2. Artificial phrenoesophageal ligament. An experimental study in dogs.

    PubMed

    Sader, A A; Dantas, R O; Campos, A D; Evora, P R B

    2016-01-01

    This report deals with the preparation of a 'true' artificial phrenoesophageal ligament aimed at restoring effective anchoring of the esophagus to the diaphragm, keeping the esophagogastric sphincter in the abdomen. A total of 24 mongrel dogs were assigned to four groups: (i) Group I (n = 4): the esophageal diaphragm hiatus left wide open; (ii) Group II (n = 8): the anterolateral esophagus walls were attached to the diaphragm by the artificial ligament and the esophageal hiatus was left wide opened; (iii) Group III (n = 5): in addition to the use of the artificial ligament, the esophageal hiatus was narrowed with two retroesophageal stitches; (iv) Group IV (n = 7): the only procedure was the esophageal hiatus narrowing with two retroesophageal stitches. The phrenoesophagogastric connections were released, sparing the vagus nerves. Five animals of groups III and IV, which did not develop hiatal hernia, were submitted to esophageal manometry immediately before and 15 days after surgery. In group I, all animals developed huge sliding hiatal hernias. In group II, two dogs (25%) had a paraesophageal hernia between the two parts of the artificial ligament. In group III, neither sliding hiatal hernia nor paraesophageal hernia occurred. In group IV, two animals (28.6%) developed sliding esophageal hiatus hernia. Regarding esophageal manometry, postoperative significant difference between groups III and IV (P = 0.008) was observed. Thus, the artificial phrenoesophageal ligament maintained the esophagus firmly attached to the diaphragm in all animals and the esophagogastric sphincter pressure was significantly higher in this group. PMID:25604516

  3. Quasi-linear viscoelastic characterization of human hip ligaments.

    PubMed

    Kemper, Andrew R; McNally, Craig; Smith, Byron; Duma, Stefan M

    2007-01-01

    The object of this study was to develop a quasi-linear viscoelastic model for the iliofemoral and ischiofemoral hip ligaments. In order to accomplish this, a total of 56 axial tension tests were performed on 8 bone-ligament-bone specimens prepared from 4 fresh frozen male cadavers. Each specimen went through a battery of 7 tests including a series of step-and-hold tests and load-and-unload ramp tests. The bone-ligament-bone specimens were situated so that the load from a servo-hydraulic Material Testing System would be applied on the long axis of each ligament. The reduced relaxation data was fit to a two exponential damping function while the instantaneous elastic response was fit to a power-law function. These two constituents were then combined to create a single constitutive equation for each ligament. The quasi-linear viscoelastic model presented in this study can be used to improve the biofidelity of computational models of the human hip. PMID:17487102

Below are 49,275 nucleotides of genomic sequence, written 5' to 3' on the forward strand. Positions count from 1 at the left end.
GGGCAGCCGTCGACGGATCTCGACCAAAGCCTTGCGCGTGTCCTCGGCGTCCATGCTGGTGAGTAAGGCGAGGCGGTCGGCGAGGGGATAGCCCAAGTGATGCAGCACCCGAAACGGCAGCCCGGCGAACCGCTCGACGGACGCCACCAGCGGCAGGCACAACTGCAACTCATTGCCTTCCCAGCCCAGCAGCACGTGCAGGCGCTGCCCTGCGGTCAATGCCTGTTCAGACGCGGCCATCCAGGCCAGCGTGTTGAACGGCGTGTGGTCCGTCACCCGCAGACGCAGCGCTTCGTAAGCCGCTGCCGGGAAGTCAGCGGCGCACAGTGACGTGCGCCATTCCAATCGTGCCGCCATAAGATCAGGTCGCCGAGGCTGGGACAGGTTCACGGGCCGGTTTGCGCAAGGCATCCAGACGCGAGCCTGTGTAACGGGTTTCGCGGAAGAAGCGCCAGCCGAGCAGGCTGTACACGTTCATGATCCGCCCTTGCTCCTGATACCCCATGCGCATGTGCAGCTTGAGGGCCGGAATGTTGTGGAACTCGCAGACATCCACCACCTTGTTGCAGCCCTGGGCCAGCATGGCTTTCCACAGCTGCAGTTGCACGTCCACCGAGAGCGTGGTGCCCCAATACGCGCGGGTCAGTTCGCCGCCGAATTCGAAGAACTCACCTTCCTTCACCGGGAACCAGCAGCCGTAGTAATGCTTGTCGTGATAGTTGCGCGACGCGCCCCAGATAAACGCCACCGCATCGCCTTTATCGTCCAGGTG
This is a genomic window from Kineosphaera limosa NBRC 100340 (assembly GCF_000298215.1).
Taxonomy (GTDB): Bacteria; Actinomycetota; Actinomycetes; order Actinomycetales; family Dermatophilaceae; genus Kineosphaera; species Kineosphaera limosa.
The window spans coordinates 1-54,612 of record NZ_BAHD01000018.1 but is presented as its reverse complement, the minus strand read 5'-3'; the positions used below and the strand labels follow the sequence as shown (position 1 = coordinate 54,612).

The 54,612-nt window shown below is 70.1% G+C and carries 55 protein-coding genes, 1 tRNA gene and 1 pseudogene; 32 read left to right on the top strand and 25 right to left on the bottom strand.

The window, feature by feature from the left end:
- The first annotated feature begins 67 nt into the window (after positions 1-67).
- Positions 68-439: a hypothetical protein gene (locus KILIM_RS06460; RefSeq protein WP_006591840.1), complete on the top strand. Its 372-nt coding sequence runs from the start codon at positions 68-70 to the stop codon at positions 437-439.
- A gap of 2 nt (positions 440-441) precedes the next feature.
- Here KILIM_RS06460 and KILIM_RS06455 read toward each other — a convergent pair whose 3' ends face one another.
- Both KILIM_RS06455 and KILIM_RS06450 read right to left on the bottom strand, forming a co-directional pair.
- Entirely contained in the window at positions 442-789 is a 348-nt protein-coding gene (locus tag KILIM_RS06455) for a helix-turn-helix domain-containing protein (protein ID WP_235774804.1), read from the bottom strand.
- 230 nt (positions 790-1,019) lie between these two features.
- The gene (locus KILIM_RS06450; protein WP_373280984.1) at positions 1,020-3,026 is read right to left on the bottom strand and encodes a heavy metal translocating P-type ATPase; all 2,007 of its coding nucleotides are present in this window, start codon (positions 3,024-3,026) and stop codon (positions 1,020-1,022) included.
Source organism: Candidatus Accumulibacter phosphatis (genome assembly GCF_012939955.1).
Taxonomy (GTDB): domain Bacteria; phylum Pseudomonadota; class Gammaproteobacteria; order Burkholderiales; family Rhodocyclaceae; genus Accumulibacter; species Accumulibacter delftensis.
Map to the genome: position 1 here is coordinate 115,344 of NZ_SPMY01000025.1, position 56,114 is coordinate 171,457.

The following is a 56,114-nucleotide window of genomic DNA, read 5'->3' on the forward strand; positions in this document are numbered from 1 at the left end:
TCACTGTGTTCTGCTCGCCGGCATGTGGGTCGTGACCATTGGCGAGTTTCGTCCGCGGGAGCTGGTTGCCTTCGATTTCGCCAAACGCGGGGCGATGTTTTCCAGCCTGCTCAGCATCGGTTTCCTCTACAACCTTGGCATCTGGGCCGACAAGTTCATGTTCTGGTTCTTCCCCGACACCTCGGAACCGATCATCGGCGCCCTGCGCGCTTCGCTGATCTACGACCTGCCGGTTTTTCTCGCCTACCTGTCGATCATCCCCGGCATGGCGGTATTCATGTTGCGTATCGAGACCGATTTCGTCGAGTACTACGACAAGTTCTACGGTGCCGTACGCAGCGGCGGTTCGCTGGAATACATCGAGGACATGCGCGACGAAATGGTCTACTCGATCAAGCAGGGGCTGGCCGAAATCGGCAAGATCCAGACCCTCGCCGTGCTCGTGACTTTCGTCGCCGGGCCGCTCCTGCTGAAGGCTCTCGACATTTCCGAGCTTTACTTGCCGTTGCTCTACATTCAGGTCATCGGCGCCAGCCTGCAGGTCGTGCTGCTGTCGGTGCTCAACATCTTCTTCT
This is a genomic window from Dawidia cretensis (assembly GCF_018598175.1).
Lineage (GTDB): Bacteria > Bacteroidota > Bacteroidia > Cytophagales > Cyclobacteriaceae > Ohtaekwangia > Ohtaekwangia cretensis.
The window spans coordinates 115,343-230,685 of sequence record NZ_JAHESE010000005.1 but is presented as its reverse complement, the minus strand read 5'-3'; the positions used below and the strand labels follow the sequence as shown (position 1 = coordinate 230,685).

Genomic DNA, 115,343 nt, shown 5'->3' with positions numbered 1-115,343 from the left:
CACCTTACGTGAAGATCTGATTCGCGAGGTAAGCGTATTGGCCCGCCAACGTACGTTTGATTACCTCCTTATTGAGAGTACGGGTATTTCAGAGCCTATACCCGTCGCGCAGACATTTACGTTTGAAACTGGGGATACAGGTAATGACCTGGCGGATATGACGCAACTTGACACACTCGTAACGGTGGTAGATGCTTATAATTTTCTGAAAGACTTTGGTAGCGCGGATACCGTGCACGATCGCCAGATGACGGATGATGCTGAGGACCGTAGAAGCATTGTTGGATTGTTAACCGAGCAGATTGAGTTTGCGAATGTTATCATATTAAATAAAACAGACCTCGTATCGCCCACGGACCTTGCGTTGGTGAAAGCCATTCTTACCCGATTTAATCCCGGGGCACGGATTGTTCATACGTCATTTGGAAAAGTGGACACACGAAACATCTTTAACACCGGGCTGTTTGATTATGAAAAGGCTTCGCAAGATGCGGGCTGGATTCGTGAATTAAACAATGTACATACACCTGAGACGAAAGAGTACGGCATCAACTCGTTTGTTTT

4. Reduction of artifacts in computer simulation of breast Cooper's ligaments

    NASA Astrophysics Data System (ADS)

    Pokrajac, David D.; Kuperavage, Adam; Maidment, Andrew D. A.; Bakic, Predrag R.

    2016-03-01

    Anthropomorphic software breast phantoms have been introduced as a tool for quantitative validation of breast imaging systems. Efficacy of the validation results depends on the realism of phantom images. The recursive partitioning algorithm based upon the octree simulation has been demonstrated as versatile and capable of efficiently generating large number of phantoms to support virtual clinical trials of breast imaging. Previously, we have observed specific artifacts, (here labeled "dents") on the boundaries of simulated Cooper's ligaments. In this work, we have demonstrated that these "dents" result from the approximate determination of the closest simulated ligament to an examined subvolume (i.e., octree node) of the phantom. We propose a modification of the algorithm that determines the closest ligament by considering a pre-specified number of neighboring ligaments selected based upon the functions that govern the shape of ligaments simulated in the subvolume. We have qualitatively and quantitatively demonstrated that the modified algorithm can lead to elimination or reduction of dent artifacts in software phantoms. In a proof-of concept example, we simulated a 450 ml phantom with 333 compartments at 100 micrometer resolution. After the proposed modification, we corrected 148,105 dents, with an average size of 5.27 voxels (5.27nl). We have also qualitatively analyzed the corresponding improvement in the appearance of simulated mammographic images. The proposed algorithm leads to reduction of linear and star-like artifacts in simulated phantom projections, which can be attributed to dents. Analysis of a larger number of phantoms is ongoing.